Ugandan officials have confirmed that Kony and some of his forces have decamped to the Central African Republic, CAR, from their long-term base in the Garamba National Park of northeastern Democratic Republic of Congo.



Regardless of whether Kony makes an appearance, Ugandan government officials have indicated they intend to sign the document. The lack of Kony’s signature may, however, undermine the agreement and the permanent ceasefire for which it provides.



Gulu’s resident district commissioner, Walter Ochora, has said Kony’s conduct demonstrates a disregard for the Juba-based peace process which has been going on for more than 18 months.



“LRA’s conduct, especially the latest relocation [to CAR], leaves a lot to be desired,” he said.



Because of these concerns, Ochora refused to join a delegation from northern Uganda that travelled to South Sudan this week to meet the LRA.



He cited Ugandan intelligence reports that Kony has delegated Abudema, one of his top commanders, to meet the visitors, and will not show up in person.



“They are even going to meet Abudema, Kony’s chief executor,” said Ochora. “They won’t meet Kony himself.”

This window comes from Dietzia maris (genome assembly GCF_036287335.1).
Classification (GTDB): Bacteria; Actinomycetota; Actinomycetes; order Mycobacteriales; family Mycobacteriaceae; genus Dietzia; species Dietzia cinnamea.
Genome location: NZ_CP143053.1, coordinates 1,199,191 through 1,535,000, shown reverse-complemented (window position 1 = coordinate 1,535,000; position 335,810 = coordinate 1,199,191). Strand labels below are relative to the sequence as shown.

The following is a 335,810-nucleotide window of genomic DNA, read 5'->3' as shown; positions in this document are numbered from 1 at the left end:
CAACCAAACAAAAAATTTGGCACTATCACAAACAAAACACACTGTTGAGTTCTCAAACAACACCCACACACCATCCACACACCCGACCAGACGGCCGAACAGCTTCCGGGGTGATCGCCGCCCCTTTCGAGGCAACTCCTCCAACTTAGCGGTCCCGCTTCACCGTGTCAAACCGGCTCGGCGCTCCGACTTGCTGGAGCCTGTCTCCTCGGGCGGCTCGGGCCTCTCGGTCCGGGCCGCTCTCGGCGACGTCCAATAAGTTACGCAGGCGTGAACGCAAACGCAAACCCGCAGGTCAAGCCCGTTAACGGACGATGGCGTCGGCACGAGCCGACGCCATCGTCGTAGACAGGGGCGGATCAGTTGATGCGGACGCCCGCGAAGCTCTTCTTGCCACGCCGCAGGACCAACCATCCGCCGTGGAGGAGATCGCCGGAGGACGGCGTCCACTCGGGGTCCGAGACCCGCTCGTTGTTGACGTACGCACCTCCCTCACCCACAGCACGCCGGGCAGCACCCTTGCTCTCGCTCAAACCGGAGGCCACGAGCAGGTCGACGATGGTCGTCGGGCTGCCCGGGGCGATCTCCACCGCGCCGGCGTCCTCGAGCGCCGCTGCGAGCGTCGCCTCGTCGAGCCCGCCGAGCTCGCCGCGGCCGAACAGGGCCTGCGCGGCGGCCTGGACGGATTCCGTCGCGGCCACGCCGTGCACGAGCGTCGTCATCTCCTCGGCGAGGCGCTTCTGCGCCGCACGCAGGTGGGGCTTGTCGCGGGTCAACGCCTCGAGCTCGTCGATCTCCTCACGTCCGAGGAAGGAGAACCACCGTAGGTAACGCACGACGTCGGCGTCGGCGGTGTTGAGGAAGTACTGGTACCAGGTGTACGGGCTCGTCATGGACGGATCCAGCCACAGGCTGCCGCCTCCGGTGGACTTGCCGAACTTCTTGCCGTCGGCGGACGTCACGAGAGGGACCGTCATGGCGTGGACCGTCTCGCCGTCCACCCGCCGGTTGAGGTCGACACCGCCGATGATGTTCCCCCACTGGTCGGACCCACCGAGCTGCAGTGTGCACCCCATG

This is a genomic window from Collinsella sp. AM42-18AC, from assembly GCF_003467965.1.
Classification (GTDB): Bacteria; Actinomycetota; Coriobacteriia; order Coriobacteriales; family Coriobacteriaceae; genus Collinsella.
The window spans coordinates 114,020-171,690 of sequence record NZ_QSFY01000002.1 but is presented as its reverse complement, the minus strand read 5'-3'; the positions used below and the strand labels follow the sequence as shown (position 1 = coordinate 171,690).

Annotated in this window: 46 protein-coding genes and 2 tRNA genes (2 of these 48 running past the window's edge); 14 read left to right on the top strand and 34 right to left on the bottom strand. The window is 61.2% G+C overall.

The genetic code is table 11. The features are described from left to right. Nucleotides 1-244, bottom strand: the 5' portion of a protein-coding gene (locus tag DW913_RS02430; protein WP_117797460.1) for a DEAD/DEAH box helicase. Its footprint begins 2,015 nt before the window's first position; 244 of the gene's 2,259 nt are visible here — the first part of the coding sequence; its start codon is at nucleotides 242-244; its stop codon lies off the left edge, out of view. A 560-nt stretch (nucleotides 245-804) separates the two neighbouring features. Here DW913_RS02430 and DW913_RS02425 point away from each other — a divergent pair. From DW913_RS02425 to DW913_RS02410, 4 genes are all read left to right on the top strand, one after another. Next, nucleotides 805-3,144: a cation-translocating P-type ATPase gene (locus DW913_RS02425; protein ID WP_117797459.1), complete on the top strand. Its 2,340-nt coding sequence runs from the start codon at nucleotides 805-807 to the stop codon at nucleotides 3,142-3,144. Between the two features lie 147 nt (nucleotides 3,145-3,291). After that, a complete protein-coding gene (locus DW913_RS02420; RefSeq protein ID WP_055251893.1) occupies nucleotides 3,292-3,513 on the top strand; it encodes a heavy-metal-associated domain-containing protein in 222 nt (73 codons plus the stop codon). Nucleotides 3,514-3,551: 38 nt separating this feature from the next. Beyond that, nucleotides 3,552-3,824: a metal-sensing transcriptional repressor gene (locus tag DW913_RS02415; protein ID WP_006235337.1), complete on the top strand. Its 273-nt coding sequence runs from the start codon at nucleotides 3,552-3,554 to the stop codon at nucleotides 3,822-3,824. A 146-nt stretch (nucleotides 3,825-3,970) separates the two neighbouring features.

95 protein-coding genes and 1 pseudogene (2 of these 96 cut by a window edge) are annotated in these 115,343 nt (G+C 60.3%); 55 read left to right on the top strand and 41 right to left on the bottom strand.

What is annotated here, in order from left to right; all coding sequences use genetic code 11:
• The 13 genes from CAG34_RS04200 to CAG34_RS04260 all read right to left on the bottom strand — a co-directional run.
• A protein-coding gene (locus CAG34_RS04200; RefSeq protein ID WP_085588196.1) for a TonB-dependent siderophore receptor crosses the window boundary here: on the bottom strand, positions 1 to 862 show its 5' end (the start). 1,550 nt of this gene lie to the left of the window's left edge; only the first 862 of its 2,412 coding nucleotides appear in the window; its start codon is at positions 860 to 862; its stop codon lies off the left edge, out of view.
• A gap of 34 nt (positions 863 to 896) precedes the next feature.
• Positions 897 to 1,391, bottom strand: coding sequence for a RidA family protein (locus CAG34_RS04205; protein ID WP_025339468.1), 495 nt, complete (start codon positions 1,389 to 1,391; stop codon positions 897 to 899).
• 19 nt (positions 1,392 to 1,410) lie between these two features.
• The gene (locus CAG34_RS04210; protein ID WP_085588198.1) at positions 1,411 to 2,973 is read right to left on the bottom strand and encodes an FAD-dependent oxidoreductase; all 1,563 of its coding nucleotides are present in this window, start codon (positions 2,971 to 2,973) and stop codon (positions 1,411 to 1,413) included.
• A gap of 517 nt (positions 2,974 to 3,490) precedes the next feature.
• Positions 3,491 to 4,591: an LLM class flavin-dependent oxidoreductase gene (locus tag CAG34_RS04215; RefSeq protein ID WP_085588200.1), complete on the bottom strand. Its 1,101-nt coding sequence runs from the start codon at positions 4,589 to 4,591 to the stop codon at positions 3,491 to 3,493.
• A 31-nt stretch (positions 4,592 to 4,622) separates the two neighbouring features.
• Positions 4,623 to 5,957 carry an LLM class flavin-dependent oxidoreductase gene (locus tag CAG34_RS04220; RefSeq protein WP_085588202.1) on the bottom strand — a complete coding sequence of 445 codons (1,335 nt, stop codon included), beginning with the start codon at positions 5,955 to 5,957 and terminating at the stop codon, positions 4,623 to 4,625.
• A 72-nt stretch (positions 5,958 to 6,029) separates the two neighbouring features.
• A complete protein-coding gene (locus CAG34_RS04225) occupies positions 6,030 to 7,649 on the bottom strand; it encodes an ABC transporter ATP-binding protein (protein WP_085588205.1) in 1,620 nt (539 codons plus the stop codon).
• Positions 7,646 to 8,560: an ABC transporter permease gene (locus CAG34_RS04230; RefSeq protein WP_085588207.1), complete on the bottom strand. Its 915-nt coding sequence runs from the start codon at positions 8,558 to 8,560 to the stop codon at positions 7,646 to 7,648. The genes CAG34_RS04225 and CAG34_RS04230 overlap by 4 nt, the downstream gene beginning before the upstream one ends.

Whatever happens on March 28 when the agreement is due to be signed, community leaders in northern Uganda told IWPR they were now looking forward to a time of development and growth.



Boniface Ojok, a researcher in Gulu, said he hoped rebel combatants would now return home and be reintegrated into their communities, or perhaps into the government military forces.



Ojok acknowledged that this process will be no easy matter, as there could well be tensions between returning guerrillas and civilian communities. At worst, he warned, this could lead to renewed conflict.



“Acholi [main northern ethnic group], being a communal society, used to share common resources like water wells and forests and stuff like that,” Ojok said. “These scenarios will present the victims with a face-to-face encounter with the perpetrators, and this could raise tension.”



In some locations in the north, violence has resulted when former refugees have attempted to claim or reclaim their lost lands.



Norbert Mao, the Gulu district chairperson, predicted a rocky period after the peace pact is signed. The signing will only be a beginning of a long healing process, he said.



“For those of us who live in Gulu, and who are the heads of local government, we know our work will just be beginning when Joseph Kony and [Ugandan president] Yoweri Museveni have signed an agreement,” he said.